Three Octave Tremolo/Moving Passages Chart w/ Quarter Tones for Bb Clarinet

This post is for composers who, when writing fast passages or tremoli (including quarter tones), aren’t sure what combination of pitches is going to work. The clarinet is tricky in this regard, as there’s no simple way to explain it, and other than learning how to play the instrument yourself, you have no way of checking what works and what doesn’t.

Until now!

I’ve created for you a chart that demonstrates quite clearly (I hope) in three octaves the relationships between all the pitches, including quarter tones. You should be able to use the chart without any changes on Eb and A clarinets, but I’ll have to eventually make another one for bass clarinet. You can download the complete chart as a .pdf here. 

So let me explain the chart, which is transposed (in Bb)!

Each entry looks a little like this.


The first note in the system is the starting pitch. Every coloured pitch that follows the double bar line indicates the distance from the starting pitch.

Green = You can write a trill/tremolo between these pitches.

Yellow = The combination can be used in fast running passages, but not in trills. (To clarify: Moving back and forth at speed one will hear the failed connection, but in running passages, yellow pitches can be executed well enough that the listener won’t hear the difficulty.)

Red = Avoid these connections if you can. Many can be connected well at slow tempi, quite a lot of them are risky. Do not under any circumstances write tremoli. (Especially in the case of the D quarter flat in the second octave – this quarter tone has no viable fingering!)

Blue = These blue marks above some of the yellow and red pitches indicate special trill fingerings. Often these trill fingerings can not be used in running passages, but it means that even though you can’t write a D to an E quarter sharp in a running passage (in tune!) (as in the above example), you can use it as an isolated trill. You shouldn’t need to add the fingering to your score, these special fingerings are almost always a combination of the right hand trill keys, which most clarinetists should be able to figure out without any difficulty, but if they don’t have an option and tell you it isn’t possible, you can refer them to the chart which hopefully will help clarify things.

You’ll notice that there is no series starting from the D quarter flat on the fourth line. That’s because there is no viable fingering for this pitch and it should be avoided in all cases! I was thinking of drawing this every time the D quarter flat appeared, but thought that might be overkill (so to speak). But do try to keep it in mind:


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18 Responses to Three Octave Tremolo/Moving Passages Chart w/ Quarter Tones for Bb Clarinet

  1. Pingback: Index / Table of Contents (scroll down for recent blogposts) | heather roche

  2. Thanks for the work, very thorough!

    I am working on this project:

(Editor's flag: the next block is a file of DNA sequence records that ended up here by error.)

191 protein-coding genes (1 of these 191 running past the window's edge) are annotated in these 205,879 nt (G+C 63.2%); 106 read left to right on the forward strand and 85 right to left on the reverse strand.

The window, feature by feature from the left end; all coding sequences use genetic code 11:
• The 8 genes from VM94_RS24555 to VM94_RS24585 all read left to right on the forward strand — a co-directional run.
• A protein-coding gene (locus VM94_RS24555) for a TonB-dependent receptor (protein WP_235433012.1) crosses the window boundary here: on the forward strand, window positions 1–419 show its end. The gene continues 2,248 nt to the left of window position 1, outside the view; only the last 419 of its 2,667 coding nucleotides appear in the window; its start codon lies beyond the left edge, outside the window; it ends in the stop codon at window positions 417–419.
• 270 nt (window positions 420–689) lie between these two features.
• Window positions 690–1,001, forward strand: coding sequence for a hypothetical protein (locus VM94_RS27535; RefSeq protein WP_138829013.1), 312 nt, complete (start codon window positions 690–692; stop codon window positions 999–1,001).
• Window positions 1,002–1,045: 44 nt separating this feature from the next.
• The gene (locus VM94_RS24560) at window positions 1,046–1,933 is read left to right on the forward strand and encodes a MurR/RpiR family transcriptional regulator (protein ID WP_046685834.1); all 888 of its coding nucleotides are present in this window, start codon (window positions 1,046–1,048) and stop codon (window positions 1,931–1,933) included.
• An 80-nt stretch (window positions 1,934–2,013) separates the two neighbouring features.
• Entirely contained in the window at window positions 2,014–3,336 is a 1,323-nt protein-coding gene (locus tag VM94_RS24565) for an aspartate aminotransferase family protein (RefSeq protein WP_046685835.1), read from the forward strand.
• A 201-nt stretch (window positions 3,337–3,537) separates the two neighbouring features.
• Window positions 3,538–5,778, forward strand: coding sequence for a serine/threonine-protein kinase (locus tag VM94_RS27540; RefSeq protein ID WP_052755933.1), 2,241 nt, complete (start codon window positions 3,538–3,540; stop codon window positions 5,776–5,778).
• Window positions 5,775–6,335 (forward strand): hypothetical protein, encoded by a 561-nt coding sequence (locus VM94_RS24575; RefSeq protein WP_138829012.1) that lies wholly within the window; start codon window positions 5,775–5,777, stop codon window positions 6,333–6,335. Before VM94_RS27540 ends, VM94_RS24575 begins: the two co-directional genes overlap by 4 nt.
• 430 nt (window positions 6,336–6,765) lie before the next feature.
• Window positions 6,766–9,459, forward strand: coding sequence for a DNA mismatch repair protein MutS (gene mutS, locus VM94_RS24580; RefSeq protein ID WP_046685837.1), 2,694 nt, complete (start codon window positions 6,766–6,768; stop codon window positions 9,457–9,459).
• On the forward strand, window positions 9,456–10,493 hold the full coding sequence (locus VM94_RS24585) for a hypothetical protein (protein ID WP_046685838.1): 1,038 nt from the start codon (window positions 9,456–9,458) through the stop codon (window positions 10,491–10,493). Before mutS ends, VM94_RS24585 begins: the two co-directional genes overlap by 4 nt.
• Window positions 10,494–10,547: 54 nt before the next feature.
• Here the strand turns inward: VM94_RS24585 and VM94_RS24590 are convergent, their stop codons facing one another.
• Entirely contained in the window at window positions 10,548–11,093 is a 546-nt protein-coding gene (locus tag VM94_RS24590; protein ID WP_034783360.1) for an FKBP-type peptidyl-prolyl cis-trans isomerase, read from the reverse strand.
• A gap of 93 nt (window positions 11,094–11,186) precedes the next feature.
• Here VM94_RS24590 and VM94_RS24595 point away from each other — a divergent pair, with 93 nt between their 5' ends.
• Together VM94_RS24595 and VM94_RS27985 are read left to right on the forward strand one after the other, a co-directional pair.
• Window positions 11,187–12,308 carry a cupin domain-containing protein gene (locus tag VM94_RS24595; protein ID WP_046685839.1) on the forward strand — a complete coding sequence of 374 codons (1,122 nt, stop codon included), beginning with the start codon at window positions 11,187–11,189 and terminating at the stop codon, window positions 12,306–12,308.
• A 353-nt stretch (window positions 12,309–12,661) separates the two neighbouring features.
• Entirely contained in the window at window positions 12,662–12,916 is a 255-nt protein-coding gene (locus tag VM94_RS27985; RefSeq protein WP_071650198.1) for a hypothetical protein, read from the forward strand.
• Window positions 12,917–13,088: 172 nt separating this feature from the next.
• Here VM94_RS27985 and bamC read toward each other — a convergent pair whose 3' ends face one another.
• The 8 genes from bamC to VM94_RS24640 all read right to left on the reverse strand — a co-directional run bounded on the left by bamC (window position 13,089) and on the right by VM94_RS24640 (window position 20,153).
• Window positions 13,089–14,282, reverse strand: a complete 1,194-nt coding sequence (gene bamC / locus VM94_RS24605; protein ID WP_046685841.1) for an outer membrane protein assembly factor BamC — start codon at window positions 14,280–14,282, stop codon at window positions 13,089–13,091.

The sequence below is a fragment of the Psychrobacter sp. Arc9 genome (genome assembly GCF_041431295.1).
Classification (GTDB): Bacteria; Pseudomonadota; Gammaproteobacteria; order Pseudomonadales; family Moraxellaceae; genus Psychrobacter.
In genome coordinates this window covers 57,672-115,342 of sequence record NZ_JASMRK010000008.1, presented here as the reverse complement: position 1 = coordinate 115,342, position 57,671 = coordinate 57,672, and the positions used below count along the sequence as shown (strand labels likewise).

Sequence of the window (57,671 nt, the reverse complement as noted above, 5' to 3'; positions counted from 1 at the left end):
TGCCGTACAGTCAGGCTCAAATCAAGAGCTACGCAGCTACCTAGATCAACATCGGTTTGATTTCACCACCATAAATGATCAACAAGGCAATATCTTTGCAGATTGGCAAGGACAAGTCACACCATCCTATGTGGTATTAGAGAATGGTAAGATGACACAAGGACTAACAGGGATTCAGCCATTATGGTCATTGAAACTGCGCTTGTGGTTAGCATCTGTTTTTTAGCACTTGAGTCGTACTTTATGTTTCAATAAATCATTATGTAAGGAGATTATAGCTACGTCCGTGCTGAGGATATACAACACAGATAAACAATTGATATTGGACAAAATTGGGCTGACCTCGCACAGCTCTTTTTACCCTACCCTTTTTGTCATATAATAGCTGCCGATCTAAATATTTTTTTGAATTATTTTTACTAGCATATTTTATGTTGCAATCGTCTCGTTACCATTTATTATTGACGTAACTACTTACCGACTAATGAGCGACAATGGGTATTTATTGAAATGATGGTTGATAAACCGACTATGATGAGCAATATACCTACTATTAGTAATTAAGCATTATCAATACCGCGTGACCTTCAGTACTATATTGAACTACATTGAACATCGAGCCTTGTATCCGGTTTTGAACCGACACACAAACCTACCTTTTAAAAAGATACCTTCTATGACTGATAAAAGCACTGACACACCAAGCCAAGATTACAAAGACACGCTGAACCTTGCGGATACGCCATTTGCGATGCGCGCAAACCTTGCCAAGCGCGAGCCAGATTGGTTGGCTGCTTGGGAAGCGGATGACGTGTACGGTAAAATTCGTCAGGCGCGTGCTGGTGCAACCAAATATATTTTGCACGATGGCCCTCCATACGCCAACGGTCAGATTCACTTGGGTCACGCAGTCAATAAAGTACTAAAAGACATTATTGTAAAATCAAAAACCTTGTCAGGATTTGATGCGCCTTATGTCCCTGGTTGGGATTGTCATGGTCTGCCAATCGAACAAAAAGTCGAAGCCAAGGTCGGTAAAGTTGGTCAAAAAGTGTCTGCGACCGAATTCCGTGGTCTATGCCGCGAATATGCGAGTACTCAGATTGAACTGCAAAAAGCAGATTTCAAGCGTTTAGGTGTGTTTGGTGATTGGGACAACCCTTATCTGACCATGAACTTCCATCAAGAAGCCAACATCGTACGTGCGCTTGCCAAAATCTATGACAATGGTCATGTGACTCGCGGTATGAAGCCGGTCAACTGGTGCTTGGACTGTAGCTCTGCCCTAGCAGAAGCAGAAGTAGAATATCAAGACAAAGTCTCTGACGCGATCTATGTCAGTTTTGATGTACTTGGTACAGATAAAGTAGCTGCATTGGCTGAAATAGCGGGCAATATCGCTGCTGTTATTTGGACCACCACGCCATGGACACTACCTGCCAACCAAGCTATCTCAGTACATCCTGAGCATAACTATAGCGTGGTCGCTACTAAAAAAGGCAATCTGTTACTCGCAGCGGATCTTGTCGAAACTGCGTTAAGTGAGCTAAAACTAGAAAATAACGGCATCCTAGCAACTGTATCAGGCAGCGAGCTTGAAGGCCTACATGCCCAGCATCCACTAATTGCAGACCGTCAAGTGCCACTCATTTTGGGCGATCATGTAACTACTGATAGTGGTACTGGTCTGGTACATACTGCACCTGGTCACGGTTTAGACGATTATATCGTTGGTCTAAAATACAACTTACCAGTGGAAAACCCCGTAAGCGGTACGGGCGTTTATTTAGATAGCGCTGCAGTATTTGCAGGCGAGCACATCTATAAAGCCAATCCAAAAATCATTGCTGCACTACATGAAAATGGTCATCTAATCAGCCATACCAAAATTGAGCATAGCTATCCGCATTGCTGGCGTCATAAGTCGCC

which involves placing microphones on each of the holes in the clarinet to listen to the sound distribution. Particularly interesting are passages where two notes with a very similar pitch but with very different air distribution are played as a trill. The problem is that notes with very different air distribution often have a very different fingering which makes it difficult to trill.
    If this is something that would interest you to research, feel free to get in touch.

    Eduardo Moguillansky

  3. Jason Alder says:

    Hey Heather, my updated clarinet quarter-tone fingering chart has a D quarter-flat fingering. It’s still awkward for a lot of tremoli, but some you can get away with. And in any case, an in-tune fingering for the note! I’m still a bit confused about your color-coding though… You say red means under no circumstances should you trill, but then if there’s a blue fingering, it’s a usable trill fingering? I guess I’m not seeing why D to E-quarter sharp is a problem?–Jason_Alder.pdf

    • heatherroche says:

      Hey Jason,
      Sorry I’m trying to clear up the red, as yes, a lot of them work if you cheat somehow (generally with regards to intonation). Speaking of cheating, that quarter tone fingering is totally a cheater! It’s not in tune, at least not on the instruments I play.

    • heatherroche says:

      Are you sharing your chart in public btw? I could link to it here if you like!

  4. Stefan Beyer says:

    Hey Heather,

    Thank you for researching and sharing that impressive chart! Would those information also apply to A clarinets?


  5. Trey says:

    this chart is transposed correct? i’m a bit confused. i’ve always been told to avoid the Bb-B break like the plague. your chart seems to not address it at all, and seems like its no problem. also, just the general leaps that you’re saying are easy. from a G 2 ledger lines below the staff, to an E 3 ledger lines above. saying that a player can quickly play fast running passage between these 2 notes seems unbelievable. i love the chart and would love to use it, just think i might need some clarification on these points. thanks so much.

    • heatherroche says:

      Hi Trey,
      If you’re writing for a 16 year old clarinetist, yes you should avoid the break — but any professional will be able to handle it no problem, and the trill keys make it possible to trill over this connection.

      • Trey says:

        Thanks so much. That makes sense. Thanks for this chart, very helpful indeed.

  6. Javier Bellaco says:

    Hi Heather, why does the chart begins in G and not the lowest possible note?


    • heatherroche says:

      Hi Javier, just because that’s where the quarter tones start – I suppose I should have gone below for the other pitches actually, yes, I’m not sure why I did that…kind of silly

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